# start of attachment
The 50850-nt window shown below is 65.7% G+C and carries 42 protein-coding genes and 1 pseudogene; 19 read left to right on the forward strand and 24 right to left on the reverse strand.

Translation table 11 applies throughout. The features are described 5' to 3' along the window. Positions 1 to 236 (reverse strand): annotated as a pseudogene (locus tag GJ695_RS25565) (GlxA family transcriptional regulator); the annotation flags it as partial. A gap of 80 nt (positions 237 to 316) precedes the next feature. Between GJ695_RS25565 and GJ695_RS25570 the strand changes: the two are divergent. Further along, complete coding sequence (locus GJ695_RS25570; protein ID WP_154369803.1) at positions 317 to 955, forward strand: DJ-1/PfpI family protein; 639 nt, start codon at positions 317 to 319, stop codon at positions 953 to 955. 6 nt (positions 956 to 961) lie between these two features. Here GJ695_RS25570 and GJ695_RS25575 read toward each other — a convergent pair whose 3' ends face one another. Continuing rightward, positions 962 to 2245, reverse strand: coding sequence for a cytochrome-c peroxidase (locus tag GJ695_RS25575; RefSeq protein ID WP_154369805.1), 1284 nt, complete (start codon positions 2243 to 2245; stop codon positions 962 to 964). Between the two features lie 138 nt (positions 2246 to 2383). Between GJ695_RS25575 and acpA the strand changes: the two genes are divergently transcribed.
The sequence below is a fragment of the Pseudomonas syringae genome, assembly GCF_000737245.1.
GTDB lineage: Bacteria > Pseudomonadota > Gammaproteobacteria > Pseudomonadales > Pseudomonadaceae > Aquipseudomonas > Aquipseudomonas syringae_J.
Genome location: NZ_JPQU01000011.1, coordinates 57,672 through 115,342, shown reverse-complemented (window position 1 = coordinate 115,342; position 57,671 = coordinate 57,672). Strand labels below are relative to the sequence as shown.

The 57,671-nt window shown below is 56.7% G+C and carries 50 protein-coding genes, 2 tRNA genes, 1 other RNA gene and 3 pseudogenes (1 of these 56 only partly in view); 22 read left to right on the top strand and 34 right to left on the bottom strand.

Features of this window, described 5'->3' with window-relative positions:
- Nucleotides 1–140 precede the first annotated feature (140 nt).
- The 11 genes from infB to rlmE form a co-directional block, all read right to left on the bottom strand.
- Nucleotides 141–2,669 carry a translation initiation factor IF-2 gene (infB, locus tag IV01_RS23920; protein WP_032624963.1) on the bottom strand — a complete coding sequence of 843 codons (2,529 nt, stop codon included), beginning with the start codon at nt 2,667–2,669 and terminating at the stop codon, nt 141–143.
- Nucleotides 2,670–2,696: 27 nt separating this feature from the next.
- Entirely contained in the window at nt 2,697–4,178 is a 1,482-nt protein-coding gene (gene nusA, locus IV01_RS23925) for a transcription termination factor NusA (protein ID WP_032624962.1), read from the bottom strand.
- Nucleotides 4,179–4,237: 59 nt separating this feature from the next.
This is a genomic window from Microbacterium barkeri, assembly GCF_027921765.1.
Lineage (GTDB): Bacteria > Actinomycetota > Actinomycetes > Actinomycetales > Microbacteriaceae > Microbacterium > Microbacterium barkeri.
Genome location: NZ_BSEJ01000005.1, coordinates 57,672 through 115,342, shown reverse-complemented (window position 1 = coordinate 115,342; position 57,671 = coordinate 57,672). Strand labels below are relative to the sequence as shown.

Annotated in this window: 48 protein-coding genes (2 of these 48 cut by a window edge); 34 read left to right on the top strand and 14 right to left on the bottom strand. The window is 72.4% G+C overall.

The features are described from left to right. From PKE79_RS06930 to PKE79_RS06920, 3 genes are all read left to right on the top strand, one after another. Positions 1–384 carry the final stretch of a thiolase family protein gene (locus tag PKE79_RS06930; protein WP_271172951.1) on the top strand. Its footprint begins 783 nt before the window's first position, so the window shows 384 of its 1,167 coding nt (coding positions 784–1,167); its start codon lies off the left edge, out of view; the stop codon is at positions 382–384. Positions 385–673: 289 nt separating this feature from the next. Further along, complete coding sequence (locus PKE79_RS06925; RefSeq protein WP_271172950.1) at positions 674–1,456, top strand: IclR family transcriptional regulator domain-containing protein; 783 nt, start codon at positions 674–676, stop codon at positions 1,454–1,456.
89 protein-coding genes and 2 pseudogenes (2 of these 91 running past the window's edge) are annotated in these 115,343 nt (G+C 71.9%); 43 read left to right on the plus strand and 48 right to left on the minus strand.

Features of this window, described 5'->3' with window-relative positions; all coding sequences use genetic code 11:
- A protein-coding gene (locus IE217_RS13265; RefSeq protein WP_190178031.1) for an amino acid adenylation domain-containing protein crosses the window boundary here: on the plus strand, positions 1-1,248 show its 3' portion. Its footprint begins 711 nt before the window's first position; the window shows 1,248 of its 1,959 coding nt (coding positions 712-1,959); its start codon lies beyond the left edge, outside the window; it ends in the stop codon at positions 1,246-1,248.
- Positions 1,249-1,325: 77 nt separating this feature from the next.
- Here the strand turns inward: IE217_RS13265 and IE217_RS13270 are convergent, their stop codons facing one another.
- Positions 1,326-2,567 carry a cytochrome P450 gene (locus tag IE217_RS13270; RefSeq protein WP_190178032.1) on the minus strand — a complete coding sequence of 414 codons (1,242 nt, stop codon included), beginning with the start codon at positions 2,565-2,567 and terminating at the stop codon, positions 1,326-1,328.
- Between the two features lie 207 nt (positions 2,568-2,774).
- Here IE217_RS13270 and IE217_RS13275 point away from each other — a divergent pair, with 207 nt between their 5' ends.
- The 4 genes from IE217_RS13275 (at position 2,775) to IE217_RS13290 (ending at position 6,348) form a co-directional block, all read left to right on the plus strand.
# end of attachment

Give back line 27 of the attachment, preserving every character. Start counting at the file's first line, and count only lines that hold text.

- The 4 genes from IE217_RS13275 (at position 2,775) to IE217_RS13290 (ending at position 6,348) form a co-directional block, all read left to right on the plus strand.